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On The Last Leg Of The Migrant Trail To The EU

Migrants march toward the Serbian border with Hungary on their way to the EU.
Migrants march toward the Serbian border with Hungary on their way to the EU.

These days, the park flanking Belgrade's bus terminal and the nearby railway station teems with migrants.

They are from Syria, Afghanistan, Iraq, or Somalia, and they are on the last leg of a grueling journey they hope will take them to the European Union.

Inside the bus terminal, dozens of haggard-looking migrants, many with young children, are waiting for the bus to Subotica. From this town in northern Serbia, which lies just a few kilometers from EU member Hungary, they will try to cross into the European Union.

When the bus rolls in, a group of about 15 men, most of them very young, group outside the door holding their tickets.

The driver waits before letting them in. "Tickets!" he then barks.

Back Of The Bus

Without a word, he directs them towards the back of the bus -- without even glancing at their seat numbers.

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When I board the bus, the driver lights up. "Hello!" he chirps, politely inviting me to take a seat in the front. My seat number, however, is 25 -- right in the back of the bus.

Asked why he is seating me in the front, the driver tells me to just do as I'm told.

By the time everyone is seated, the arrangement is clear: the Serbian passengers all sit in the front, while all the migrants sit in the back.

But the migrants know better than to complain; they seem grateful to even be on that bus. They sit in silence, looking fixedly at the road.

I get up and sit next to a young migrant. His name is Mohammad, he is 16.

Migrants in the Serbian town of Kanjiza on July 2, 2015
Migrants in the Serbian town of Kanjiza on July 2, 2015

"I'm from Afghanistan and I'm going to Germany for work," he tells me in broken English. "First I will go to Hungary, I have a friend there."

Behind us, the others start smiling and peering at us. Mohammad is travelling with a 13-year-old girl and another teenage boy. Unlike him, they don't speak any English.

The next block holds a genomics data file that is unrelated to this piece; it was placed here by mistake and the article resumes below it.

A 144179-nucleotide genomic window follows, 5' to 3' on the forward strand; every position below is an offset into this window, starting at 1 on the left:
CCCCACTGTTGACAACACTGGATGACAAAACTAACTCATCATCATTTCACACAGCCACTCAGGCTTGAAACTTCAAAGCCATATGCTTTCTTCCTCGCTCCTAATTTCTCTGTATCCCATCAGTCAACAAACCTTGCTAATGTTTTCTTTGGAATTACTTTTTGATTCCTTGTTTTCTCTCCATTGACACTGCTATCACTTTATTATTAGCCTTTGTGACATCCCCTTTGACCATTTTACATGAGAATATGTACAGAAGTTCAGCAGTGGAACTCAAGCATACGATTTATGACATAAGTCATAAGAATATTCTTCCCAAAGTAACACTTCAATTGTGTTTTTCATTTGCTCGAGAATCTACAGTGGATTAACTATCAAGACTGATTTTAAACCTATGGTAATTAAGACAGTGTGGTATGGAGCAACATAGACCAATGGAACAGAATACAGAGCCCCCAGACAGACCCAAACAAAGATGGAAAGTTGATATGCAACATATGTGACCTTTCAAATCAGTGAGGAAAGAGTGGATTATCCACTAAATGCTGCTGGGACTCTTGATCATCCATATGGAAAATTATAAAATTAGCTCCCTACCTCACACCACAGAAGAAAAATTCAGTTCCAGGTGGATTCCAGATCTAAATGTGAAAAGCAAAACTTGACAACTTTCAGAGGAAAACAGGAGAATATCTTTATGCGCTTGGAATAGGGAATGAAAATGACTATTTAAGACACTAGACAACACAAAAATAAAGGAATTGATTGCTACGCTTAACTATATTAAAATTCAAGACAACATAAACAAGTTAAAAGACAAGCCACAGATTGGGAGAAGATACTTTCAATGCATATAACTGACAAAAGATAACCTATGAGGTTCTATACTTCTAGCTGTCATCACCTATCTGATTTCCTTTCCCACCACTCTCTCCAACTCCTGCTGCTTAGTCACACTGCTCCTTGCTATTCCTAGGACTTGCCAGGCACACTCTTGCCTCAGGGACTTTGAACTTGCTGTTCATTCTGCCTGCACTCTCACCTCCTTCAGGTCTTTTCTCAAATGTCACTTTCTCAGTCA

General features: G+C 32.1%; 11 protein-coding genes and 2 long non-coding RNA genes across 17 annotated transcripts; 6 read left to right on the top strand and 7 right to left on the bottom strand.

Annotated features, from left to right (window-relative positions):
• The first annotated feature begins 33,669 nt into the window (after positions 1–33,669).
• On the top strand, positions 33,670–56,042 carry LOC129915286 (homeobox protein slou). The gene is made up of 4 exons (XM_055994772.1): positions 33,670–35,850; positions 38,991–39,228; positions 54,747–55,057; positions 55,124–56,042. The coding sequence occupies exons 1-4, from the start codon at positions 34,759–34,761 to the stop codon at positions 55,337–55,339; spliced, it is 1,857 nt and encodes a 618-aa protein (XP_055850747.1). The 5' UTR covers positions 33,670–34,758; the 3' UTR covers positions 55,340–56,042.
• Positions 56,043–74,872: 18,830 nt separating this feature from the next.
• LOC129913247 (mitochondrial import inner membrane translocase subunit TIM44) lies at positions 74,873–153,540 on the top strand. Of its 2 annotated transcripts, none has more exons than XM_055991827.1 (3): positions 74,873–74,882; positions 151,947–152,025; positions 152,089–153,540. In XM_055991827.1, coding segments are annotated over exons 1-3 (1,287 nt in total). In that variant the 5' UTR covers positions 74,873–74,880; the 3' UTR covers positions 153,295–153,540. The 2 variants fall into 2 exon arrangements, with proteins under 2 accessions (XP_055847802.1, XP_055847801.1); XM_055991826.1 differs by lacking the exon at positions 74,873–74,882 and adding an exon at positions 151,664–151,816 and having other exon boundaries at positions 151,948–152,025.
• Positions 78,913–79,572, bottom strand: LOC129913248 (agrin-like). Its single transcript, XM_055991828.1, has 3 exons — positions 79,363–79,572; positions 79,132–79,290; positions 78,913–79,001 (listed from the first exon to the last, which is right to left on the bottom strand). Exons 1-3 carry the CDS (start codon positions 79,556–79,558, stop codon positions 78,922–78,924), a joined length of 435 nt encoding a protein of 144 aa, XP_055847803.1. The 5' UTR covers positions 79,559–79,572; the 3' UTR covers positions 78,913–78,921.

"The situation in Afghanistan is very bad because of the Taliban fighting, and it's getting worse every day," Mohammad continues. "My mother, my father, and my sister stayed behind. They are very poor."

Asked whether he has enough food and clothes, Mohammad grows stern.

He shows me his satchel and insists that he has everything he needs. When I offer him and his friends a bag of crisps, they all politely decline.

Later, I phone several experts for reactions.

"We will be seeing more and more of this," Dragan Popovic, from the Center for Practical Policy, says with a sigh. "We are robbing these people, making money out of them, or sending them on their way so they don't bother us here."

Zeljko Stanetic, an analyst at the Civic Center in Vojvodina, says he recently saw graffiti in Novi Sad, Serbia's second-largest city, calling on the country to "throw immigrants in the trash."

The number of migrants and refugees from Syria, Afghanistan, Egypt, Eritrea, Iraq, Nigeria, Somalia, Sudan, and Tunisia, travelling overland through the Balkans on their way to the EU has dramatically increased in recent years.

The number of people apprehended crossing the Serbia-Hungary border alone has risen by more than 2,500 percent since 2010 -- from 2,370 to 60,602, according to an Amnesty International report.

We arrive in Subotica.

Ignored And Cheated

At the bus station, three Afghan men are trying to buy bottled water from a kiosk. The vendor slams the door shut, locks up the store, and walks off.

Across from the kiosk, taxi drivers are waiting for the latest batch of refugees.

Subotica taxis have been known to cheat migrants by charging them $50 before dropping them off near a forest a few kilometers away, telling them they have arrived at the border.

A group of Afghans I meet at the station decides to walk the 10 kilometers separating them from Hungary. If they are lucky, they will be able to pass unnoticed by border guards and will be one step closer to realizing their most cherished dream: a safe life in the European Union.

"It's nothing," says one of them. "It took us 35 hours to reach Iran, we walked through the desert without water, food, or anything else. Then we traveled six days from Turkey to Bulgaria. After Bulgaria, we came to Serbia. I set off two months ago."

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